Springdale Mason Pediatrics

Herpes Gingivostomatitis


  • A viral infection of the mouth and lips in young children

Call or Return If

  • Trouble breathing occurs
  • Your child can't drink enough fluids
  • Fever lasts more than 5 days
  • Mouth ulcers last more than 2 weeks
  • You think your child needs to be seen
  • Your child becomes worse

About This Topic


  • Many small water blisters inside the mouth on the gums, tongue and lips. They quickly break open and become small mouth ulcers (sores)
  • The gums are very red and can bleed easily.
  • Ulcers also occur on the outer lips or skin around the mouth.
  • The ulcers occur equally on both sides of the mouth and lips.
  • The ulcers cause pain that interferes with feeding and swallowing. Poor fluid intake can lead to dehydration.
  • Lymph nodes in the neck are usually swollen and tender.
  • Fever present and may last 5 days.
  • Usually occurs age 1 to 3.


  • Herpes Simplex Virus type 1. The first infection with HSV1 can be severe
  • It usually follows contact with someone who has active cold sores (fever blisters). Often they have kissed the child.

Prevention of Spread to Others

  • Herpes virus is easily spread to other children who have not had it.
  • The virus is mainly found in the saliva and the sores.
  • Avoid sharing drinking glasses or eating utensils. Avoid kissing.
  • Also avoid sharing toys with other children. Reason: most young children put toys in their mouth.
  • The mouth sores are contagious for about 7 days.

After Care Advice

  • The first infection with the Herpes virus can be severe.
  • The mouth ulcers make it hard for your child to drink and eat normally.
  • Your main job is to help your child drink enough fluids.
  • Here is some care advice that should help.
Liquid Antacid for Mouth Pain:
  • For mouth pain, use a liquid antacid such as Mylanta or the store brand. Give 4 times per day as needed. After meals often is a good time. Age: Use for children over 1 year old.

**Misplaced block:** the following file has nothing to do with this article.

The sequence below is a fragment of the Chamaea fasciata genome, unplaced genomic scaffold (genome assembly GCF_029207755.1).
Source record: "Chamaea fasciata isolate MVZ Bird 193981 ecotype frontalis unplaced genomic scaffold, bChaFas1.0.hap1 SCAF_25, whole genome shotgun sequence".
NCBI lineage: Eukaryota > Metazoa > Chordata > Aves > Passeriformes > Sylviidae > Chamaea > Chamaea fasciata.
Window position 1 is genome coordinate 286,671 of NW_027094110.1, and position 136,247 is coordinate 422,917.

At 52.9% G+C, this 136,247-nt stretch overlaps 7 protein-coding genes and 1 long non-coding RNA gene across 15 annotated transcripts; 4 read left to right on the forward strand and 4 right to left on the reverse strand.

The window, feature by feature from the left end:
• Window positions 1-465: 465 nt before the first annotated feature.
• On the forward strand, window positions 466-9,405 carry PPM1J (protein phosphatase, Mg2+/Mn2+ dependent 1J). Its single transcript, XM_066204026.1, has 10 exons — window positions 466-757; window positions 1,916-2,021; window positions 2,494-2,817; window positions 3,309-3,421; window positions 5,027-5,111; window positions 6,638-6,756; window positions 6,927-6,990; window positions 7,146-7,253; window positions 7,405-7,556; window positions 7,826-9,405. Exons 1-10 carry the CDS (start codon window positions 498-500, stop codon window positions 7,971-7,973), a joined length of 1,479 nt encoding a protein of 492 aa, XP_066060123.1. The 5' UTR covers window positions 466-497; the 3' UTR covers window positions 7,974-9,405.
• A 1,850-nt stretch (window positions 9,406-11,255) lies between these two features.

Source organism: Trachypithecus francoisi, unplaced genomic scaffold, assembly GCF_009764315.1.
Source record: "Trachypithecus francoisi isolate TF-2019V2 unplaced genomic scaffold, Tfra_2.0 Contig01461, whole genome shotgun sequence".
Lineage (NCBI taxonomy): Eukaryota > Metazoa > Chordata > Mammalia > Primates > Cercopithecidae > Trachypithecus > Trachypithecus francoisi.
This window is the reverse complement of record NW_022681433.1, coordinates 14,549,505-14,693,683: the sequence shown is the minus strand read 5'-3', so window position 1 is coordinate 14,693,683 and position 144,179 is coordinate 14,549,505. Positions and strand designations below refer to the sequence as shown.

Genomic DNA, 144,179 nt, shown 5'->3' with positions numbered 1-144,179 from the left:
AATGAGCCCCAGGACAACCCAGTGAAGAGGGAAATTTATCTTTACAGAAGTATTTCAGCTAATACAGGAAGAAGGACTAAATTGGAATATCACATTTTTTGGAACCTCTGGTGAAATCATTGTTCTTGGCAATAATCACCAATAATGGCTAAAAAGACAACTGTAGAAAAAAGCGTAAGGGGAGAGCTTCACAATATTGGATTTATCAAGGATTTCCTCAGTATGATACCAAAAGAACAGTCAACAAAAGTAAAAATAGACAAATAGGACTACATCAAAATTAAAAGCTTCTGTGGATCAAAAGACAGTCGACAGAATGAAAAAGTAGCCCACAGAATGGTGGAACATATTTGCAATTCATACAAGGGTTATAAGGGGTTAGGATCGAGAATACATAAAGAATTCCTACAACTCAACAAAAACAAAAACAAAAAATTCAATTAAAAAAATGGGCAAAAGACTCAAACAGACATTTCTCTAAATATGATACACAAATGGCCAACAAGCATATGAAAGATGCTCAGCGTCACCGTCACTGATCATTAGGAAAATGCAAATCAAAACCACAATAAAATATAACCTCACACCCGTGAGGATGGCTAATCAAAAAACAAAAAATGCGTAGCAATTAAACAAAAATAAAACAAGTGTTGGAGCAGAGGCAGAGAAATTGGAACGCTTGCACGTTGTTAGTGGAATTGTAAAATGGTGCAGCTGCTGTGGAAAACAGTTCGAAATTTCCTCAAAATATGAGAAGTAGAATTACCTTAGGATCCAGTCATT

• For children over age 6, can use 1 teaspoon (5 ml) as a mouth wash. Keep it on the ulcers as long as possible. Then can spit it out or swallow it.
  • For younger children age 1 to 6, put a few drops in the mouth. Can also put it on with a cotton swab.
  • Caution: Do not use regular mouth washes, because they sting.
Avoid Numbing Medicines:
  • Do not use numbing medicines. Reason: They only work for about 20 minutes.
  • Also, during that time your child may chew on their lip by mistake.
  • They may also cause your child to choke and other side effects.
Pain Medicine:
  • To help with the pain, give acetaminophen (such as Tylenol) or ibuprofen. Use as needed.
  • For fevers above 102° F (39° C), give acetaminophen (such as Tylenol) or ibuprofen. Note: Lower fevers are important for fighting infections.
  • For ALL fevers: Keep your child well hydrated. Give lots of cold fluids.
Anti-Viral Drug by Mouth:
  • Oral anti-viral medicine can help the sores go away faster if started early. That usually means within 3 days of when the infection started.
  • If your doctor has prescribed an anti-viral drug, take it as advised.
  • Try not to forget any of the doses.
Antibiotics Not Needed:
  • Antibiotics are not helpful for viral infections.
  • They can only kill bacteria.
Fluids and Soft Diet:
  • Try to get your child to drink adequate fluids.
  • Goal: keep your child well hydrated.
  • Cold drinks, milk shakes, popsicles, slushes, and sherbet are good choices.
  • Solids. Offer a soft diet. Also avoid foods that need much chewing. Avoid citrus, salty, or spicy foods. Note: Fluid intake is more important than eating any solids.
  • For babies, offer fluids in a cup, spoon or syringe rather than a bottle. Reason: The nipple may increase pain.
What to Expect:
  • Fever usually lasts 3 to 5 days.
  • Mouth pain lasts 5 to 7 days.
  • The mouth sores heal up in 10 to 14 days.
Return to Child Care or School:
  • Older children can return to school after the fever is gone.
  • Younger children who can't stop touching their mouth need to stay home for 7 days.
  • Also, they need to avoid sharing toys with other kids for a week.

Author: Barton Schmitt MD, FAAP
Copyright 2000-2021 Schmitt Pediatric Guidelines LLC
Disclaimer: This health information is for educational purposes only. You the reader assume full responsibility for how you choose to use it.
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